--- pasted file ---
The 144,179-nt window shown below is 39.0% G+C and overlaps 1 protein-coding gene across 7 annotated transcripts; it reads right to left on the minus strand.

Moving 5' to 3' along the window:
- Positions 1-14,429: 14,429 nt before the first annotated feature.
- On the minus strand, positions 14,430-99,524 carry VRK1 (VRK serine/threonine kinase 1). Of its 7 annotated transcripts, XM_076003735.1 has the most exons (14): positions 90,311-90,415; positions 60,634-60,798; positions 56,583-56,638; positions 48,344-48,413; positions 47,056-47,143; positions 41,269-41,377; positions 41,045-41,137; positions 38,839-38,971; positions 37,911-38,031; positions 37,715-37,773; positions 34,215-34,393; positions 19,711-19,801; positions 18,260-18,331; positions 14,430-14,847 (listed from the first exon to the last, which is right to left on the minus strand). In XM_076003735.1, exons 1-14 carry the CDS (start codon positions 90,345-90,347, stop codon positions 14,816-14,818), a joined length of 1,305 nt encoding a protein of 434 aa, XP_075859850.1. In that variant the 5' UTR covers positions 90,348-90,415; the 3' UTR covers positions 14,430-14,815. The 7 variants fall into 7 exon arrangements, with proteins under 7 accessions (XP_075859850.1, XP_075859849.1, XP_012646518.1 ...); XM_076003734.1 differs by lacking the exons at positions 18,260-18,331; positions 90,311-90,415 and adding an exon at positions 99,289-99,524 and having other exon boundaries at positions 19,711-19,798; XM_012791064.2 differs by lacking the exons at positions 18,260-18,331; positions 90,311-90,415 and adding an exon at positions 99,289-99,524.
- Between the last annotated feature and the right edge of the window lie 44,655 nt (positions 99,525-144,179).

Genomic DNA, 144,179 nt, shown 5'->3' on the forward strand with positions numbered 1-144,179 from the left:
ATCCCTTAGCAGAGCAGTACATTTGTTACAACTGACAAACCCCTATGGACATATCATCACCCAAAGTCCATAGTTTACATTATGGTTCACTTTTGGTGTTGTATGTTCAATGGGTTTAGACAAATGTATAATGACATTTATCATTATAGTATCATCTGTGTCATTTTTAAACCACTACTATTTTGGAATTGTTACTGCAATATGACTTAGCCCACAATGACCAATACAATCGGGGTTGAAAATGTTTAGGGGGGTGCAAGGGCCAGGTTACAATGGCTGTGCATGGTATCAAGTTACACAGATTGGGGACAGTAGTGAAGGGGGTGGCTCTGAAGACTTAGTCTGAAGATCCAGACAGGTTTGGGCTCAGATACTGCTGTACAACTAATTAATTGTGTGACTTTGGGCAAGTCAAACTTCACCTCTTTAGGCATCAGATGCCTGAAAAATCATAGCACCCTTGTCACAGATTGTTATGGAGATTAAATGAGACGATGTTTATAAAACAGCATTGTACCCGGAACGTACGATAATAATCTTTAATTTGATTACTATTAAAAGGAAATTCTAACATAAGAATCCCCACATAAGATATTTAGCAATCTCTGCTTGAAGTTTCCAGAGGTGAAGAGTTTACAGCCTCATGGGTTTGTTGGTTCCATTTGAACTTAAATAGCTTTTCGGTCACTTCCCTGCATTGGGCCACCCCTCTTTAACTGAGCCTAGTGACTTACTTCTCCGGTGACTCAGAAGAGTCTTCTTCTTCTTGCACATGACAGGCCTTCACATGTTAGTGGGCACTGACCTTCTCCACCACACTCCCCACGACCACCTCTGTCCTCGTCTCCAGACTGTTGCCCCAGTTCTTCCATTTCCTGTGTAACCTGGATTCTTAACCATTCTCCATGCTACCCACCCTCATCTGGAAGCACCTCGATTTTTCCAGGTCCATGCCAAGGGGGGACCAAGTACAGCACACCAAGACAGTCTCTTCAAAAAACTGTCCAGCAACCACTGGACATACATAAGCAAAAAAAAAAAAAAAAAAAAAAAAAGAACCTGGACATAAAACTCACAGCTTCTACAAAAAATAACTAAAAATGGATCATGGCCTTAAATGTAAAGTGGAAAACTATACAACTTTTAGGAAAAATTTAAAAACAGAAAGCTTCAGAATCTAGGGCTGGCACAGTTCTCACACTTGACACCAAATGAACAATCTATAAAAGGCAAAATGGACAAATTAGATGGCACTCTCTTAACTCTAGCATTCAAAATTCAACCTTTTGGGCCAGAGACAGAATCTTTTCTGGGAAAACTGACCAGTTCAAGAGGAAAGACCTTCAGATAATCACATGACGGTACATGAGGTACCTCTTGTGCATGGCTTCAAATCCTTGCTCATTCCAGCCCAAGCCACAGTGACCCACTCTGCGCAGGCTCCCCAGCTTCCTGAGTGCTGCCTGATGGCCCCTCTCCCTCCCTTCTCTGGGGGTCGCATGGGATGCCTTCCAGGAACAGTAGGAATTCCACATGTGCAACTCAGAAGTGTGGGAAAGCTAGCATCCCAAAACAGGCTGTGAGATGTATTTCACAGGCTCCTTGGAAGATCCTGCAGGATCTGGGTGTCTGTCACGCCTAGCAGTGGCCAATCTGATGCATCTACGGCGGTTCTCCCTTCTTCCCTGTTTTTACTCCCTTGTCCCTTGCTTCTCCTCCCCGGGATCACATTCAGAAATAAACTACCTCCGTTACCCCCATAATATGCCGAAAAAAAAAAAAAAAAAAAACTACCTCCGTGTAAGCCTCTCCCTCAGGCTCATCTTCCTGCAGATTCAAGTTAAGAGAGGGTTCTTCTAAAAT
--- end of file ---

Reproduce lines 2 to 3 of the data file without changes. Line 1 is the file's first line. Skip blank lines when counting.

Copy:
Moving 5' to 3' along the window:
- Positions 1-14,429: 14,429 nt before the first annotated feature.